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Kyrgyz Opposition Strives To Boost Legitimacy

  • Jean-Christophe Peuch --> Kyrgyzstan's new interim president Bishkek, 25 March 2005 (RFE/RL) -- As the dust is settling on Bishkek, opposition leaders are striving to restore political stability and public order in the Kyrgyz capital.

Just hours after protesters stormed the government headquarters -- known as the "White House" among Kyrgyz -- members of the outgoing legislature met in an emergency session with representatives of the opposition to debate urgent steps to fill the power vacuum that resulted from the street upheaval.

Shortly before the emergency meeting, the Supreme Court had nullified the results of the two disputed rounds of legislative elections on 27 February and 13 March, thus automatically restoring the mandate of the outgoing parliament pending new polls.

The lower house of parliament named Ishenbai Kadyrbekov parliamentary speaker. The upper house appointed Kurmanbek Bakiev as prime minister. Bakiev automatically becomes interim president in the absence of ousted President Askar Akaev.
"I talked on national television [on Thursday] and said we would guarantee [Akaev] all possible safety because the transfer of power should be legitimate, constitutional." -- Opposition leader Feliks Kulov

Bakiev is now trying to constitute a provisional government.

The assembly also voted to entrust Feliks Kulov -- a prominent opposition leader who had been released from prison a few hours earlier -- with the responsibility of overseeing the country’s law enforcement agencies and armed forces.

President Fled

Prime Minister Nikolai Tanaev handed over his resignation shortly after yesterday’s events. As for Akaev, his whereabouts remained unknown as of today.

Talking to RFE/RL in parliament last night, Kulov insisted that Akaev should appear before the nation and officially state that he is stepping down.

"I talked on national television [on Thursday] and said we would guarantee [Akaev] all possible safety because the transfer of power should be legitimate, constitutional. Those leaders that will assume power tomorrow must have legitimacy, this is very important. I am categorically against the idea that the future leadership [of our country] should be associated with violence. Therefore, our task is to make sure that power is transferred peacefully," Kulov said.

But Akaev says he has not resigned and is accusing the opposition of carrying out an anti-constitutional coup. Akaev, who says he has temporarily left Kyrgyzstan, reportedly made the remarks in a statement sent to the Kyrgyz news agency Kabar. Unconfirmed reports say Akayev fled to Kazakhstan yesterday but has now left that country. Russian President Vladimir Putin said today that Akayev is welcome to stay in Russia if he wants to do so.

Judge Marat Kaipov is a member of Kyrgyzstan’s Constitutional Court. In an interview with RFE/RL today, he said the fact that Akaev has not yet handed over his resignation left the country’s new rulers facing a problem of legitimacy, if only to organize new presidential elections.

"Our president shamelessly left the country without [officially] announcing his resignation. And the fact that he did not hand over his resignation is creating a legal problem. First of all we must solve the problem of the president’s fate, the question of his resignation. There are reports that he resigned. Other reports say he did not resign. This question, I believe, must be solved within the next few days. The representatives of the opposition must agree with him on possible guarantees for his security. It has already happened that in some countries the head of state has left without resigning. But we can’t possibly leave the country without a ruler," Kaipov said.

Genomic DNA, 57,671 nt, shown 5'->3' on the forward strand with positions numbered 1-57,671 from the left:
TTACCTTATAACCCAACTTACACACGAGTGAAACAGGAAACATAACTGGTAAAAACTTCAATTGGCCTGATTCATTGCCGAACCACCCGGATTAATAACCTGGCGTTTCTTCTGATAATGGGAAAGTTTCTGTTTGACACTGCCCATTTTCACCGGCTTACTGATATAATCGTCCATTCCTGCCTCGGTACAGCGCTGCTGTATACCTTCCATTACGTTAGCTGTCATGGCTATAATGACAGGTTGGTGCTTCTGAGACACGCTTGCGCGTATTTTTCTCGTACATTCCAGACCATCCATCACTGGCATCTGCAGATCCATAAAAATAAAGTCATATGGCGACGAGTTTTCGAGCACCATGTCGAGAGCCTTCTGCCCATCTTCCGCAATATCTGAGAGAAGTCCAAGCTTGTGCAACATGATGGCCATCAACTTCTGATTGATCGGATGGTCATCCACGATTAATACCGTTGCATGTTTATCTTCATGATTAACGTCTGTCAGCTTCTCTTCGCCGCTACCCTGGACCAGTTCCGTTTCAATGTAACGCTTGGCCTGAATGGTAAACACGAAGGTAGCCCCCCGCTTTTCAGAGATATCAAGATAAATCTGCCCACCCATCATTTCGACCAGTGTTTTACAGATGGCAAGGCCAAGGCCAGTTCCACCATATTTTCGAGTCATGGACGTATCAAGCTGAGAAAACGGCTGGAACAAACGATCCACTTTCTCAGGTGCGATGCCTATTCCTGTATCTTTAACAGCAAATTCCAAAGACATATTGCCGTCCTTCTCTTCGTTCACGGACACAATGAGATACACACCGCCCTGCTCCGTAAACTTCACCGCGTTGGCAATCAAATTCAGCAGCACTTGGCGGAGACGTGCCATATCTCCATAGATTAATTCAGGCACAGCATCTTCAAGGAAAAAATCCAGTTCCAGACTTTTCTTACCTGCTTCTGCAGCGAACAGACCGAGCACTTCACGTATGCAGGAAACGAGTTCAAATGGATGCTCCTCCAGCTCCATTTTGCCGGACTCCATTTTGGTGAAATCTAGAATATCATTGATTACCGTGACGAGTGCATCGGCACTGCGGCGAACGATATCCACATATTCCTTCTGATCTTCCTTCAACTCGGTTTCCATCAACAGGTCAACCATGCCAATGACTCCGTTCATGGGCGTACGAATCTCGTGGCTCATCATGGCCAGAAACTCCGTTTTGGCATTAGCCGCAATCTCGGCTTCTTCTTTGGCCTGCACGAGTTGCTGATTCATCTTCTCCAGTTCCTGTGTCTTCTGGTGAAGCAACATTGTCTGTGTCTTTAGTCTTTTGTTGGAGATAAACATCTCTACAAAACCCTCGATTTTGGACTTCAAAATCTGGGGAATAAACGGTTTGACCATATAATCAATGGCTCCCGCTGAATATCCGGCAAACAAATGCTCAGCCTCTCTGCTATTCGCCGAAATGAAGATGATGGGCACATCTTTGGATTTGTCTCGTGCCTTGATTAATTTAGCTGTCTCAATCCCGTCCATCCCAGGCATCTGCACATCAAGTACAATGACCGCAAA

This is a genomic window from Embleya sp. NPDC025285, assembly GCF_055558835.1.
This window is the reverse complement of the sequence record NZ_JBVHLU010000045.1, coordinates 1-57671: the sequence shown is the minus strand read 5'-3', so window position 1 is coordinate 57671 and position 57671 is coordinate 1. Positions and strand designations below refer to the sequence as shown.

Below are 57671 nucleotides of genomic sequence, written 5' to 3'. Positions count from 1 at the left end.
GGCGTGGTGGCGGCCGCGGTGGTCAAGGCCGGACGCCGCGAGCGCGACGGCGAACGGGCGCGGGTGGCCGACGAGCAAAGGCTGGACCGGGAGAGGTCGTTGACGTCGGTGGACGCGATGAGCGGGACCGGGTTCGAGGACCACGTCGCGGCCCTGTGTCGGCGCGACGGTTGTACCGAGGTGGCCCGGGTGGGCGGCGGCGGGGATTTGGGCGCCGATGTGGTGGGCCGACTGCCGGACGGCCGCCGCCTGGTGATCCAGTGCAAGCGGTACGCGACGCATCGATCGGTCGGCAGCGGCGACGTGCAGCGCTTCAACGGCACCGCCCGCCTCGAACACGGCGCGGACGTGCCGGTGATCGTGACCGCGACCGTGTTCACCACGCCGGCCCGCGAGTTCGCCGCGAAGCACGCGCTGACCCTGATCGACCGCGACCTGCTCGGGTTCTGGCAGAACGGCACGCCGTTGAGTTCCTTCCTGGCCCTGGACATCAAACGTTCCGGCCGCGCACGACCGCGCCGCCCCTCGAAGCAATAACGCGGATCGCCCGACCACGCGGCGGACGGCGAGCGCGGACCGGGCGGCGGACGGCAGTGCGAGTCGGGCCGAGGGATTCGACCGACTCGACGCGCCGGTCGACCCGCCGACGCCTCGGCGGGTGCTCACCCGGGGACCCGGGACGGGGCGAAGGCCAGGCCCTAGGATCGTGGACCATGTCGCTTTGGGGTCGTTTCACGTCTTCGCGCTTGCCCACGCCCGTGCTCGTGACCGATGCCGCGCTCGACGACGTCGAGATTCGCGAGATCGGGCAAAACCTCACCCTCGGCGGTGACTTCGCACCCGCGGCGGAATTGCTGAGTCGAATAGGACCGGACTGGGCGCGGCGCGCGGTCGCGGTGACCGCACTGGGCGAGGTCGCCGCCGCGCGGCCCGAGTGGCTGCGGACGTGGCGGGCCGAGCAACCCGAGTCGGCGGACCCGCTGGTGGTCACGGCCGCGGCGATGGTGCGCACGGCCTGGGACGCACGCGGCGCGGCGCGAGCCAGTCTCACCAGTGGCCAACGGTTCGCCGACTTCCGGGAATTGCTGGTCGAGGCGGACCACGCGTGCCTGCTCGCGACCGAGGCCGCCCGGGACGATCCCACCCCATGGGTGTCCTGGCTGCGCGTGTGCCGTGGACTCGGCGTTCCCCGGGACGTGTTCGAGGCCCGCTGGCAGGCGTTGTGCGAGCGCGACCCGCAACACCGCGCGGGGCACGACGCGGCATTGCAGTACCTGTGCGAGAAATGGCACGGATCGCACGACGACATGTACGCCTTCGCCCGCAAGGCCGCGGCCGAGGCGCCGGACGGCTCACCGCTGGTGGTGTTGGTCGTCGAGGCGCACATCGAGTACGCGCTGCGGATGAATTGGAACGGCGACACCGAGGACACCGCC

Kaipov said a possible way out could be for parliament to impeach Akaev.

"There is a constitutional procedure to impeach the president. It is up to the majority of deputies to put this question on the agenda [now]," Kaipov said.

Kaipov, however, said he considered yesterday’s decision by the outgoing legislature to name an interim president perfectly legal.

Another major concern for Kyrgyzstan’s new authorities is to restore public order in Bishkek.

Security Situation

Looters overnight assaulted a number of stores and supermarkets, including those belonging to Akaev’s elder son Aidar. Defying security cordons hastily dispatched by the new authorities, plunderers also managed to ransack the White House late into the night yesterday.

In comments broadcast on national television today, Kulov said a few looters had been arrested overnight and promised they would be prosecuted.

He also urged Bishkek residents to help the country’s police forces restore public order.

"I place my hopes only in our citizens. I ordered that [representatives of] society should be included in the ranks of our police and that popular militias which care for stability, order, our honor, and name, be [attached] to each Interior Ministry unit. I call upon you, my dear friends. Enroll in these volunteer popular units right in your places of residence," Kulov said.

Kulov also asked parents not to let their children join the crowds that rampaged throughout Bishkek overnight, forcing many shopkeepers to remain closed after daybreak.

The situation was reported calm today.

(RFE/RL's Kyrgyz Service assisted in this report)


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For more background on the crisis in Kyrgyzstan, see RFE/RL's dedicated website Revolution In Kyrgyzstan